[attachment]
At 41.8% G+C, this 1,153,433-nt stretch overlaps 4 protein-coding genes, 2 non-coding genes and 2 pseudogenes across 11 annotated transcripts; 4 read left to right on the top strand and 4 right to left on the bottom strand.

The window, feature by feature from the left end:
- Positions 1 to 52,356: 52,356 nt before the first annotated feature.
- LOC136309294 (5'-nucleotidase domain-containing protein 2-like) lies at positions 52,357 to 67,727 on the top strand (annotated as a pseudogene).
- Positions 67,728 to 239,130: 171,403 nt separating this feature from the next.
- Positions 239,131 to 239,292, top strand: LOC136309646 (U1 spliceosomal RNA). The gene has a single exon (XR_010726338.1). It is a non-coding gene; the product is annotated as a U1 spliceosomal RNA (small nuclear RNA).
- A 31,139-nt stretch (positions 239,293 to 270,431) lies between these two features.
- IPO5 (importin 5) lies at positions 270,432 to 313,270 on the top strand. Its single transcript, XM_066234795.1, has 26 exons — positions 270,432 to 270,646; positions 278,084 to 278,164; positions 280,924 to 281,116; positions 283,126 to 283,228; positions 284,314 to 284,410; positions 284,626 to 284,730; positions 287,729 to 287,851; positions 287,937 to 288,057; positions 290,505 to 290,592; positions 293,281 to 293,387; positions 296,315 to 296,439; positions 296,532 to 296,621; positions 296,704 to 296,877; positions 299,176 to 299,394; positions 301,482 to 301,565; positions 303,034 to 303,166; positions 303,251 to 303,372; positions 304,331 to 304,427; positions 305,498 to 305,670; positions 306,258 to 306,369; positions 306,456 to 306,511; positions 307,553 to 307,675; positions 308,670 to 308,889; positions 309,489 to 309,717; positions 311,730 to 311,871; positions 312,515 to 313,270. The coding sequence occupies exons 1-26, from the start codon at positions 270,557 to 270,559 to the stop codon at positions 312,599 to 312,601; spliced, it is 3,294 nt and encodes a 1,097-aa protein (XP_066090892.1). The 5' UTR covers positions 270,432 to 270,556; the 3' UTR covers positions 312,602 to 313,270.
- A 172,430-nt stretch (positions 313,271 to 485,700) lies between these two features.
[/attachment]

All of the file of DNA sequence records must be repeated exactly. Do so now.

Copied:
At 41.8% G+C, this 1,153,433-nt stretch overlaps 4 protein-coding genes, 2 non-coding genes and 2 pseudogenes across 11 annotated transcripts; 4 read left to right on the top strand and 4 right to left on the bottom strand.

The window, feature by feature from the left end:
- Positions 1 to 52,356: 52,356 nt before the first annotated feature.
- LOC136309294 (5'-nucleotidase domain-containing protein 2-like) lies at positions 52,357 to 67,727 on the top strand (annotated as a pseudogene).
- Positions 67,728 to 239,130: 171,403 nt separating this feature from the next.
- Positions 239,131 to 239,292, top strand: LOC136309646 (U1 spliceosomal RNA). The gene has a single exon (XR_010726338.1). It is a non-coding gene; the product is annotated as a U1 spliceosomal RNA (small nuclear RNA).
- A 31,139-nt stretch (positions 239,293 to 270,431) lies between these two features.
- IPO5 (importin 5) lies at positions 270,432 to 313,270 on the top strand. Its single transcript, XM_066234795.1, has 26 exons — positions 270,432 to 270,646; positions 278,084 to 278,164; positions 280,924 to 281,116; positions 283,126 to 283,228; positions 284,314 to 284,410; positions 284,626 to 284,730; positions 287,729 to 287,851; positions 287,937 to 288,057; positions 290,505 to 290,592; positions 293,281 to 293,387; positions 296,315 to 296,439; positions 296,532 to 296,621; positions 296,704 to 296,877; positions 299,176 to 299,394; positions 301,482 to 301,565; positions 303,034 to 303,166; positions 303,251 to 303,372; positions 304,331 to 304,427; positions 305,498 to 305,670; positions 306,258 to 306,369; positions 306,456 to 306,511; positions 307,553 to 307,675; positions 308,670 to 308,889; positions 309,489 to 309,717; positions 311,730 to 311,871; positions 312,515 to 313,270. The coding sequence occupies exons 1-26, from the start codon at positions 270,557 to 270,559 to the stop codon at positions 312,599 to 312,601; spliced, it is 3,294 nt and encodes a 1,097-aa protein (XP_066090892.1). The 5' UTR covers positions 270,432 to 270,556; the 3' UTR covers positions 312,602 to 313,270.
- A 172,430-nt stretch (positions 313,271 to 485,700) lies between these two features.